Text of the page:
FDA reduces the interval for Moderna boosters to five months, a new analysis finds that doubling the current rate of boosters may significantly reduce Covid-19 hospitalizations and deaths, and more in this week's roundup of Covid-19 news.
- A small study published in Nature Communications suggests that immunity against common cold coronaviruses may also provide some protection against SARS-CoV-2 infection. For the study, researchers at the Imperial College London analyzed blood samples from 52 participants who lived with someone with a confirmed Covid-19 diagnosis in September 2020. The researchers found that the 26 participants who did not develop Covid-19 had "significantly higher levels" of pre-existing T-cells found after common cold coronaviruses. According to the researchers, these results could influence the development of future Covid-19 vaccines, which could focus on the coronavirus proteins targeted by T cells. "The spike protein is under intense immune pressure from vaccine-induced antibody which drives evolution of vaccine escape mutants," the researchers wrote. "In contrast, the internal proteins targeted by the protective T cells we identified mutate much less. Consequently, they are highly conserved between the various SARS-CoV-2 variants, including omicron." According to the researchers, some limitations of the study include its small sample size and lack of ethnic diversity, with most participants being of white European descent. (Head, Imperial College London, 1/10; Coleman, The Hill, 1/10)
- Moderna last week donated 2.7 million doses of its Covid-19 vaccine to Mexico as the country faces another surge in cases, The Hill reports. According to the Mexican government, the donated doses will go to teachers as the country aims to fully return to in-person learning. "We are grateful to receive this donation, which will undoubtedly help more boys, girls, and youths to come to classrooms with greater safety and confidence," said Education Secretary Delfina Gómez. According to The Hill, 57% of Mexico's population is currently fully vaccinated. (Lonas, The Hill, 1/8)
- Children who have recovered from Covid-19 may be at an increased risk of developing Type 1 or Type 2 diabetes, according to a new CDC study. For the study, researchers looked at two separate insurance claims databases to estimate the prevalence of new diabetes diagnoses in children under 18 who had Covid-19 or were known to be infected with the coronavirus. The IQVIA database contained 80,893 patients who tested positive for Covid-19 between March 1, 2020, and Feb. 26, 2021, while the HealthVerity database contained around 440,000 patients who tested positive between March 1, 2020, and June 28, 2021. Overall, the researchers found an increase in diabetes prevalence in both data sets. In the IQVIA data set, there was a 2.6-fold increase in new diabetes cases among children who had Covid-19, but a smaller 30% increase in the HealthVerity data set. "Even a 30% increase is a big increase in risk," said Sharon Saydah, a CDC researcher and the study's lead author. Overall, Saydah and colleagues said that the findings underscore the importance of vaccination for all eligible children and adolescents, as well as the importance of health care providers monitoring their pediatric patients for diabetes following a coronavirus infection. (Rabin, New York Times, 1/7; Monaco, MedPage Today, 1/7)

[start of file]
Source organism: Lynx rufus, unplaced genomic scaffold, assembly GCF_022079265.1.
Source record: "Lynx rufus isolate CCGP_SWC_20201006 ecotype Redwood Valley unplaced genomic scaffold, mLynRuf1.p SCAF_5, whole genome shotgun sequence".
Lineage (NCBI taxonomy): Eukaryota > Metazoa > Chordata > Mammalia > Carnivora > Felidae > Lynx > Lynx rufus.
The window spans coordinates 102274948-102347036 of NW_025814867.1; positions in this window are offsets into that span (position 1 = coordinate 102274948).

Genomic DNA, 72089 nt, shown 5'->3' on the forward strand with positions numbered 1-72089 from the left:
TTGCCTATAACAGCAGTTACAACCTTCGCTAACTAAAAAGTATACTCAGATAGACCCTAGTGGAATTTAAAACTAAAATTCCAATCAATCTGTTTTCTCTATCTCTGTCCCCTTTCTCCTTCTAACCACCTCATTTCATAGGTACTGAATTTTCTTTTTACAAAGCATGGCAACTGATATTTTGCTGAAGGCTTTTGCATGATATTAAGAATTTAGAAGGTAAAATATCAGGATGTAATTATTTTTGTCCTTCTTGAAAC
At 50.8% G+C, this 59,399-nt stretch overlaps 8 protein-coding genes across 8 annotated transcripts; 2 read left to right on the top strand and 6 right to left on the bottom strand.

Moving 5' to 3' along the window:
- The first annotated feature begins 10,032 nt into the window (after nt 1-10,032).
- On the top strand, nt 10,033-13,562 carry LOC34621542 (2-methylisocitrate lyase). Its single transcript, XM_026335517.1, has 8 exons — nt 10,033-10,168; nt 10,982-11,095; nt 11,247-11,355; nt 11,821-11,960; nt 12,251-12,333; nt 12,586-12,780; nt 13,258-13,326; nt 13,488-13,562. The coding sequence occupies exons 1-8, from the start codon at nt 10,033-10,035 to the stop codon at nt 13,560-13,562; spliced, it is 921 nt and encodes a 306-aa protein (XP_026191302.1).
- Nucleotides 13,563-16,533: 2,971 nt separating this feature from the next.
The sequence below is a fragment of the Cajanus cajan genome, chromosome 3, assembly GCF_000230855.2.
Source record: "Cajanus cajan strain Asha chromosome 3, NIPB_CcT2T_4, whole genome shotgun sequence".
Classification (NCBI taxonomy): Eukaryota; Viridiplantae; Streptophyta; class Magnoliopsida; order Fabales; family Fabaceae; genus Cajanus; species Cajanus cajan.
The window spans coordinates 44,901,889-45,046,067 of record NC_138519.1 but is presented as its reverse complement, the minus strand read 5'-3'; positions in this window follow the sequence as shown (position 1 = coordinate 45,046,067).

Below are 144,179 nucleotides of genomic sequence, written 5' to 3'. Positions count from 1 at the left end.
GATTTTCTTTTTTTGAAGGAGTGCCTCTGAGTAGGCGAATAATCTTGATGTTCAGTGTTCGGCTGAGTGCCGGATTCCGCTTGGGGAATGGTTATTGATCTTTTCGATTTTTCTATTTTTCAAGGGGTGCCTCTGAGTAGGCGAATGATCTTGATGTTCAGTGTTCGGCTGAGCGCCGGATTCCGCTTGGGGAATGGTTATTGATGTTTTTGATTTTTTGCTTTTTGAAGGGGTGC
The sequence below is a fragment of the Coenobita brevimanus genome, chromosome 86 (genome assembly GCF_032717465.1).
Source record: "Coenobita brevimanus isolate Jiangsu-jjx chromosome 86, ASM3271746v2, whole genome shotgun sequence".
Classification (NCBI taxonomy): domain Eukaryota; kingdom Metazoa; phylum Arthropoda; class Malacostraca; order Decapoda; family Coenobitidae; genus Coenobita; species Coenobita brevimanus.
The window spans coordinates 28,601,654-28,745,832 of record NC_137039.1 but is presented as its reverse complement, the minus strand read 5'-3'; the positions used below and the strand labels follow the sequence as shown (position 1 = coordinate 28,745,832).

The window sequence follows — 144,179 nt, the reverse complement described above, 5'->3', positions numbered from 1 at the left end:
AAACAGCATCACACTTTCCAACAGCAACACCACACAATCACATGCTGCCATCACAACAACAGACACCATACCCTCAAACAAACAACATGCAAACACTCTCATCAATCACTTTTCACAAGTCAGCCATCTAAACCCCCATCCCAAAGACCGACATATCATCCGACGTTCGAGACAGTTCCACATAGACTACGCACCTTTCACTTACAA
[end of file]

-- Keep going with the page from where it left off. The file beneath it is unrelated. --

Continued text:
- FDA last week shortened the booster interval for Moderna's Covid-19 vaccine—mirroring a decision the agency previously made about booster timeline for Pfizer-BioNTech's vaccine. Under the updated authorization, Moderna recipients who are 18 and older will be eligible for a booster dose five months after their second dose, rather than the previously required six months. In a statement, Peter Marks, FDA's vaccine chief, said vaccination is the "best defense against Covid-19" and that a shortened interval for boosters may help the United States as it faces a surge of cases from the highly contagious omicron variant. (AP/Modern Healthcare, 1/7)
- Doubling the current pace of Covid-19 booster uptake in the United States could prevent hundreds of thousands of hospitalizations and tens of thousands of deaths, according to a new analysis by the Commonwealth Fund. Using a simulation model to predict the trajectory of Covid-19 cases over the next few months, researchers found that at the country's current pace of boosters—around 770,000 shots daily—the nation would experience 110 million new infections, 1.7 million hospitalizations, and 210,000 deaths over the next four months. However, by doubling the daily pace of boosters administered, the United States could prevent around 14 million infections, more than 400,000 hospitalizations, and 41,000 deaths by the end of April. Tripling the rate of boosters would further reduce the expected numbers of hospitalizations and deaths by 35% and 30%, respectively. "As omicron spreads, our findings highlight the urgent need to administer boosters as quickly as possible to everyone who is eligible," the researchers concluded. (Bean, Becker's Hospital Review, 1/10)
- CDC last week recommended booster doses of the Pfizer-BioNTech Covid-19 vaccine for 12-to-17-year-olds following a 13-1 vote by its Advisory Committee on Immunization Practices. Under CDC's updated recommendations, individuals in this age group will be eligible for a booster dose five months after their primary vaccination series. "It is critical that we protect our children and teens from Covid-19 infection and the complications of severe disease," said CDC Director Rochelle Walensky. According to Axios, CDC's decision comes after FDA earlier expanded its authorization of Pfizer-BioNTech's booster shots to include 12-to-15-year-olds. (Doherty, Axios, 1/6)